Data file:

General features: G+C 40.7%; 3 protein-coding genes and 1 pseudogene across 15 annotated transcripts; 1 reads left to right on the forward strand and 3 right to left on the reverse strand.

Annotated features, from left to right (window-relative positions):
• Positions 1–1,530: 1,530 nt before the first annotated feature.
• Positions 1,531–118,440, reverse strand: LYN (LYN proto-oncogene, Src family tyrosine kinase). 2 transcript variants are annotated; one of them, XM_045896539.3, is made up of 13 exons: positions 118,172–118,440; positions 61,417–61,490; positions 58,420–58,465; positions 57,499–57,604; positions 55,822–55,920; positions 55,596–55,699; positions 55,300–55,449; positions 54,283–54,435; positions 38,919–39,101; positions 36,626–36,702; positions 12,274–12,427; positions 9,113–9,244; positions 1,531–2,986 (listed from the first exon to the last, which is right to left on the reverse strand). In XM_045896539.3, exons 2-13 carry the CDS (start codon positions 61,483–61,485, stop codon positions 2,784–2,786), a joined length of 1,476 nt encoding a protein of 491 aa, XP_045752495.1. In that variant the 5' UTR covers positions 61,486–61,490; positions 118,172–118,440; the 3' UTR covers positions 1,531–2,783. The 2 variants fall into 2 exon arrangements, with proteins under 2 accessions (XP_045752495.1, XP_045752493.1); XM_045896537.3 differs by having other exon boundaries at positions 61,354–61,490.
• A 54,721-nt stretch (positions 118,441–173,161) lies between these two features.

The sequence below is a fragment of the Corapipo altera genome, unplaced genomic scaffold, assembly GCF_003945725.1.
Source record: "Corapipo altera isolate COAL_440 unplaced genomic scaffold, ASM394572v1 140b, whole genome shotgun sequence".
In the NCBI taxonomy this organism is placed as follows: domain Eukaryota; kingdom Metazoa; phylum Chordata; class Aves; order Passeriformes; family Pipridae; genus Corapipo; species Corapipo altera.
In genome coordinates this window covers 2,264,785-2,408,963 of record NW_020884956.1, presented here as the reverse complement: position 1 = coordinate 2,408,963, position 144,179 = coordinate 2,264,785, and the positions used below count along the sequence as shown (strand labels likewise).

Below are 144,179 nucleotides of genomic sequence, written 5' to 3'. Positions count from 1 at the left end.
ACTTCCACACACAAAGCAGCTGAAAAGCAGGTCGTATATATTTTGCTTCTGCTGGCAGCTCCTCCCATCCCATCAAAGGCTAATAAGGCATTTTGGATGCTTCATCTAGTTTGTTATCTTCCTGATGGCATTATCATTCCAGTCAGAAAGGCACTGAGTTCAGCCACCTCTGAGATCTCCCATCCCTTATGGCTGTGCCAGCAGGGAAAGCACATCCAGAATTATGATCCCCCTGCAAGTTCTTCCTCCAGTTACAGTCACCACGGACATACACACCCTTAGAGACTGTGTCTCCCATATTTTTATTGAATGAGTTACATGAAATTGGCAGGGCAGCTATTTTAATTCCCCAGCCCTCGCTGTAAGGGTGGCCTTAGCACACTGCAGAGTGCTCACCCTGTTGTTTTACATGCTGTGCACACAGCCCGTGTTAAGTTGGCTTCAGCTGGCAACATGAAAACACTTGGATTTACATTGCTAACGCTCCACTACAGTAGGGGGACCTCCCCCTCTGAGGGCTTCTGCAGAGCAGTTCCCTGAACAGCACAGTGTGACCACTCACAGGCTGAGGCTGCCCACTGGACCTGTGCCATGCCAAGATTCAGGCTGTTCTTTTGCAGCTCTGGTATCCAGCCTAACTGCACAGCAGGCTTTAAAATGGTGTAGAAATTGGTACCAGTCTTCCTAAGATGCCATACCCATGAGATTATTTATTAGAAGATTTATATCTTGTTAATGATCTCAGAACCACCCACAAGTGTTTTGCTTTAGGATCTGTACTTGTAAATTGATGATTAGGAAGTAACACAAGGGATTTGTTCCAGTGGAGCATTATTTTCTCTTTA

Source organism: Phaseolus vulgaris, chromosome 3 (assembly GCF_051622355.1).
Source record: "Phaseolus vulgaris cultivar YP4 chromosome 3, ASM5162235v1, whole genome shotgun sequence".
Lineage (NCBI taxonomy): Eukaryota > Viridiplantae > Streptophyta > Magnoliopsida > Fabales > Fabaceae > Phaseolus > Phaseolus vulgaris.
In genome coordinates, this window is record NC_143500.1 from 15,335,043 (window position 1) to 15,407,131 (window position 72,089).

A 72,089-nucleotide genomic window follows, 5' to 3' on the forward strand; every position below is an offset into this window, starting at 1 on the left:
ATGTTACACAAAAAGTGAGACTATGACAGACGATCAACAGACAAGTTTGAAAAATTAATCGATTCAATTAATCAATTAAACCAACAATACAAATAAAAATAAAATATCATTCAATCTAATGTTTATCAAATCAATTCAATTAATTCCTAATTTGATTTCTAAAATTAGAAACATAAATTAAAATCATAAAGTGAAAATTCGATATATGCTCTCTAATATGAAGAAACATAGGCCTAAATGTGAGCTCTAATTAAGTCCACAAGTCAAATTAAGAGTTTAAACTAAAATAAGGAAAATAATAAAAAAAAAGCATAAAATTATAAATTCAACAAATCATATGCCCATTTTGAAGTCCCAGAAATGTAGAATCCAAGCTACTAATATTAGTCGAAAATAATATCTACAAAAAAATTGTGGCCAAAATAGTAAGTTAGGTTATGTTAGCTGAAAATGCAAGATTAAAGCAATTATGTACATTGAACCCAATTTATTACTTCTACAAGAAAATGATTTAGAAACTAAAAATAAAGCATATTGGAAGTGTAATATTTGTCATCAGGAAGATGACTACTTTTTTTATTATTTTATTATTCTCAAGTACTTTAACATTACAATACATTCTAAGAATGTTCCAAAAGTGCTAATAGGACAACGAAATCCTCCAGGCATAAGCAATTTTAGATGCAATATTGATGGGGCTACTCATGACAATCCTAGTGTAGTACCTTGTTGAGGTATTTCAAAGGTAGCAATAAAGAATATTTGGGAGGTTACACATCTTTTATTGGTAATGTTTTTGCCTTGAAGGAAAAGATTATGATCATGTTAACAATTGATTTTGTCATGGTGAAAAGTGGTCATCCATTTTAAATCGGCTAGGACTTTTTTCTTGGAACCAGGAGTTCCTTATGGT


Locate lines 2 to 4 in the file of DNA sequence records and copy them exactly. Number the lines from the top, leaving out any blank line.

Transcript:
Annotated features, from left to right (window-relative positions):
• Positions 1–1,530: 1,530 nt before the first annotated feature.
• Positions 1,531–118,440, reverse strand: LYN (LYN proto-oncogene, Src family tyrosine kinase). 2 transcript variants are annotated; one of them, XM_045896539.3, is made up of 13 exons: positions 118,172–118,440; positions 61,417–61,490; positions 58,420–58,465; positions 57,499–57,604; positions 55,822–55,920; positions 55,596–55,699; positions 55,300–55,449; positions 54,283–54,435; positions 38,919–39,101; positions 36,626–36,702; positions 12,274–12,427; positions 9,113–9,244; positions 1,531–2,986 (listed from the first exon to the last, which is right to left on the reverse strand). In XM_045896539.3, exons 2-13 carry the CDS (start codon positions 61,483–61,485, stop codon positions 2,784–2,786), a joined length of 1,476 nt encoding a protein of 491 aa, XP_045752495.1. In that variant the 5' UTR covers positions 61,486–61,490; positions 118,172–118,440; the 3' UTR covers positions 1,531–2,783. The 2 variants fall into 2 exon arrangements, with proteins under 2 accessions (XP_045752495.1, XP_045752493.1); XM_045896537.3 differs by having other exon boundaries at positions 61,354–61,490.